Literary Device and Their Uses

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Literary Device and Their Uses

The use of literary devices has proven to be the key to a successful short story. An author's use of these devices makes or breaks the story for a reader. He must successfully define such things as the character, theme and setting to put the reader into their mind frame to fully understand and feel the story. In this week's readings, we are shown the authors' use of literary devices with serious ironies to show human condition and the nature of humanity. Such stories as "The Black Man and White Woman in Dark Green Rowboat," "The Rocking-Horse Winner," and "Gilded Six Bits" shine light on the essence of the human condition and the nature of humanity. While, Ellison's "Battle Royal", and Baldwin's "Sonny's Blues" define irony and draw the reader into sympathy and disbelief. Although telling powerful stories can sometimes be as easy as conveying the information, subtly introducing ironies, using correct symbolisms, and even using the right point of view, is what enhances and expands the author's vision.

In the readings presented to us this week, the majority are set in the same time; when racism was still alive. Although most people were eager to move passed the stereotypes, it was hard for most to adapt. The authors in each story had a very similar theme: socially repressed African-American characters struggling to be accepted in the white-man dominated society. In the likes of Baldwin's "Sonny's Blues" and Ellison's "Battle Royal", we see the desperation for each character to belong someway, somehow. While these two stories focused more on the struggle, such stories as "The Rocking-Horse Winner" give us true light on human nature. The story that captured my attention and sympathy the most was "Battle Royal," in which the author does an excellent job in using irony to make the reader understand something that the character in the story is obviously oblivious about. Meanwhile, the reader is finding himself almost talking to the young boy, wanting to make him see what is truly going on in front of his eyes.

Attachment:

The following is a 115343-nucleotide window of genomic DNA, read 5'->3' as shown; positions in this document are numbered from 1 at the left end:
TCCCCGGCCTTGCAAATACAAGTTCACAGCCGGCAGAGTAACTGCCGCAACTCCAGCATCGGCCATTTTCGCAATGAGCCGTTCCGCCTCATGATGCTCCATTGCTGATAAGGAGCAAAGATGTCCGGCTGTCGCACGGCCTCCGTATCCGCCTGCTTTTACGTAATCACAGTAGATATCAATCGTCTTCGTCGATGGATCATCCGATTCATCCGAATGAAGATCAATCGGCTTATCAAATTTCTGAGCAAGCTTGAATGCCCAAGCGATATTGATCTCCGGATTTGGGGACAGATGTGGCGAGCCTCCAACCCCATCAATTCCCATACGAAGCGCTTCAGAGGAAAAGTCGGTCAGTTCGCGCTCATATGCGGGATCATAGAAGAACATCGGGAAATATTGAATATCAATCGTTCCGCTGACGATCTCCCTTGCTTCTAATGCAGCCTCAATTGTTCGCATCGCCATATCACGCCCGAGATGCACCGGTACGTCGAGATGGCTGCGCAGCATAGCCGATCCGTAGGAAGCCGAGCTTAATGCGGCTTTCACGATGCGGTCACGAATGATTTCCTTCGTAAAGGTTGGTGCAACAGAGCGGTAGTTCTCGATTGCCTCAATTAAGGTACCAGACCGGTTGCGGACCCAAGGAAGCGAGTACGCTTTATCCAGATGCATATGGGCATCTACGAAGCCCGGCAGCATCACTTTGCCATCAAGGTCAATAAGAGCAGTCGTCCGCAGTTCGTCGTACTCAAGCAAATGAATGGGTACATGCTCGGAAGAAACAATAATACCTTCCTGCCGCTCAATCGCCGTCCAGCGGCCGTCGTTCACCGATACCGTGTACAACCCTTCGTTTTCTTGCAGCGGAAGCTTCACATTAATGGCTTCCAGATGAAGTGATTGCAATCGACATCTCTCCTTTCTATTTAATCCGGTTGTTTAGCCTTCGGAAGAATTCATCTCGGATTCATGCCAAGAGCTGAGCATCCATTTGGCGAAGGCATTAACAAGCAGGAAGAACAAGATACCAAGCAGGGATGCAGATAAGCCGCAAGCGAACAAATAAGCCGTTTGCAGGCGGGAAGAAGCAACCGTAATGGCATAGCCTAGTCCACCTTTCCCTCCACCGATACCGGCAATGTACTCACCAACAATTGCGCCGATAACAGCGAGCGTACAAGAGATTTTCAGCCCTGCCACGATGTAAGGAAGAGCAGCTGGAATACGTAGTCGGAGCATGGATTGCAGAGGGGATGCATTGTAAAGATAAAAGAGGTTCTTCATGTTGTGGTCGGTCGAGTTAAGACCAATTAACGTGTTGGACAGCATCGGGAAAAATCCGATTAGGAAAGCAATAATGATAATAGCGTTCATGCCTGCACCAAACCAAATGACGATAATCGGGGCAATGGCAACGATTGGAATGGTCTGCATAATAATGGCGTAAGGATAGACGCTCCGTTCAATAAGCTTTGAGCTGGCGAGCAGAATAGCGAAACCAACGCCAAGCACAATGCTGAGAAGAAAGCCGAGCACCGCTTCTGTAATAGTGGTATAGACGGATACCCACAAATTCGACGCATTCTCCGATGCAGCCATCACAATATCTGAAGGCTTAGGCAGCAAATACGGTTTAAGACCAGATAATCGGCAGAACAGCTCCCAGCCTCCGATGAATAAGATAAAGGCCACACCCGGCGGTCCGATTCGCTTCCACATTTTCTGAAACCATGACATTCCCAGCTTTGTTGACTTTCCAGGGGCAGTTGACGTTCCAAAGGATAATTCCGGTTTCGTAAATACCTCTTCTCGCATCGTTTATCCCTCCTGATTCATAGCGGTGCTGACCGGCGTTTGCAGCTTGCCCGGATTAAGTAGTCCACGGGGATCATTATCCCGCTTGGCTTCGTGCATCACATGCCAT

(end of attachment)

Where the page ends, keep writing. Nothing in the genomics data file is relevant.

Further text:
This use of irony is what makes Ellison one of the better writers, in my opinion, of this week's readings. In his "Battle Royal" the young man is searching for acceptance in the currently unequal society. He desperately tries to break the cycle of racism and racial stereotype by attending school and achieving high marks.

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